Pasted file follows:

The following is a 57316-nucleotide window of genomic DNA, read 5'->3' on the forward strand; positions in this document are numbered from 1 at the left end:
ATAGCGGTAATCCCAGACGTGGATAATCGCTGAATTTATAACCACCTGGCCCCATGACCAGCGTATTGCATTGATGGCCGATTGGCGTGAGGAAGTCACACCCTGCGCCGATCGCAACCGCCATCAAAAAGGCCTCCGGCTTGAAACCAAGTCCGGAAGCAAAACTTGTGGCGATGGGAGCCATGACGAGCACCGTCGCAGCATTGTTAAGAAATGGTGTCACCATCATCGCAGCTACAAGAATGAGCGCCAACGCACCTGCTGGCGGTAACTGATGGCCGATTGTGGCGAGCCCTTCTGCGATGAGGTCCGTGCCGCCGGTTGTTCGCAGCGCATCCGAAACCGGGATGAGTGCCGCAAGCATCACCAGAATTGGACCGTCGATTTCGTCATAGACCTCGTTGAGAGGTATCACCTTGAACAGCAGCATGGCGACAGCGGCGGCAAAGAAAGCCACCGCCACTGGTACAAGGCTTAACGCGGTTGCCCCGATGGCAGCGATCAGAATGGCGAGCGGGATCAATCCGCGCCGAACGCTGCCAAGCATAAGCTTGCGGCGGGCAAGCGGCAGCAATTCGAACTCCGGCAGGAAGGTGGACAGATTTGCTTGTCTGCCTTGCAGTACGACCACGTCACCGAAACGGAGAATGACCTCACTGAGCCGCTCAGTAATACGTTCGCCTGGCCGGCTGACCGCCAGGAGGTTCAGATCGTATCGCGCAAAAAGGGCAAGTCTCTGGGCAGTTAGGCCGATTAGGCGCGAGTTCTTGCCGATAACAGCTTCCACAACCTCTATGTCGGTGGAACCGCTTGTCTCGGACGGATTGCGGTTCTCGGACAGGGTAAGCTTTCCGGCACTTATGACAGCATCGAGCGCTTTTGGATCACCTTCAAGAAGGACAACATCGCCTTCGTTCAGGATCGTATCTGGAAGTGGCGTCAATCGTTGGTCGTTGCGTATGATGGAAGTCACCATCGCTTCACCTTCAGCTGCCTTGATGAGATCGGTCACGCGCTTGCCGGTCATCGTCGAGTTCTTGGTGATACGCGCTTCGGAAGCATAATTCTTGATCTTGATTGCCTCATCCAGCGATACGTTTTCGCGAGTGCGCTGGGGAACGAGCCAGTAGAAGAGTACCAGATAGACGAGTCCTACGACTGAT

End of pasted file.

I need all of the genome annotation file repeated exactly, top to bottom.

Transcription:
The following is a 57316-nucleotide window of genomic DNA, read 5'->3' on the forward strand; positions in this document are numbered from 1 at the left end:
ATAGCGGTAATCCCAGACGTGGATAATCGCTGAATTTATAACCACCTGGCCCCATGACCAGCGTATTGCATTGATGGCCGATTGGCGTGAGGAAGTCACACCCTGCGCCGATCGCAACCGCCATCAAAAAGGCCTCCGGCTTGAAACCAAGTCCGGAAGCAAAACTTGTGGCGATGGGAGCCATGACGAGCACCGTCGCAGCATTGTTAAGAAATGGTGTCACCATCATCGCAGCTACAAGAATGAGCGCCAACGCACCTGCTGGCGGTAACTGATGGCCGATTGTGGCGAGCCCTTCTGCGATGAGGTCCGTGCCGCCGGTTGTTCGCAGCGCATCCGAAACCGGGATGAGTGCCGCAAGCATCACCAGAATTGGACCGTCGATTTCGTCATAGACCTCGTTGAGAGGTATCACCTTGAACAGCAGCATGGCGACAGCGGCGGCAAAGAAAGCCACCGCCACTGGTACAAGGCTTAACGCGGTTGCCCCGATGGCAGCGATCAGAATGGCGAGCGGGATCAATCCGCGCCGAACGCTGCCAAGCATAAGCTTGCGGCGGGCAAGCGGCAGCAATTCGAACTCCGGCAGGAAGGTGGACAGATTTGCTTGTCTGCCTTGCAGTACGACCACGTCACCGAAACGGAGAATGACCTCACTGAGCCGCTCAGTAATACGTTCGCCTGGCCGGCTGACCGCCAGGAGGTTCAGATCGTATCGCGCAAAAAGGGCAAGTCTCTGGGCAGTTAGGCCGATTAGGCGCGAGTTCTTGCCGATAACAGCTTCCACAACCTCTATGTCGGTGGAACCGCTTGTCTCGGACGGATTGCGGTTCTCGGACAGGGTAAGCTTTCCGGCACTTATGACAGCATCGAGCGCTTTTGGATCACCTTCAAGAAGGACAACATCGCCTTCGTTCAGGATCGTATCTGGAAGTGGCGTCAATCGTTGGTCGTTGCGTATGATGGAAGTCACCATCGCTTCACCTTCAGCTGCCTTGATGAGATCGGTCACGCGCTTGCCGGTCATCGTCGAGTTCTTGGTGATACGCGCTTCGGAAGCATAATTCTTGATCTTGATTGCCTCATCCAGCGATACGTTTTCGCGAGTGCGCTGGGGAACGAGCCAGTAGAAGAGTACCAGATAGACGAGTCCTACGACTGAT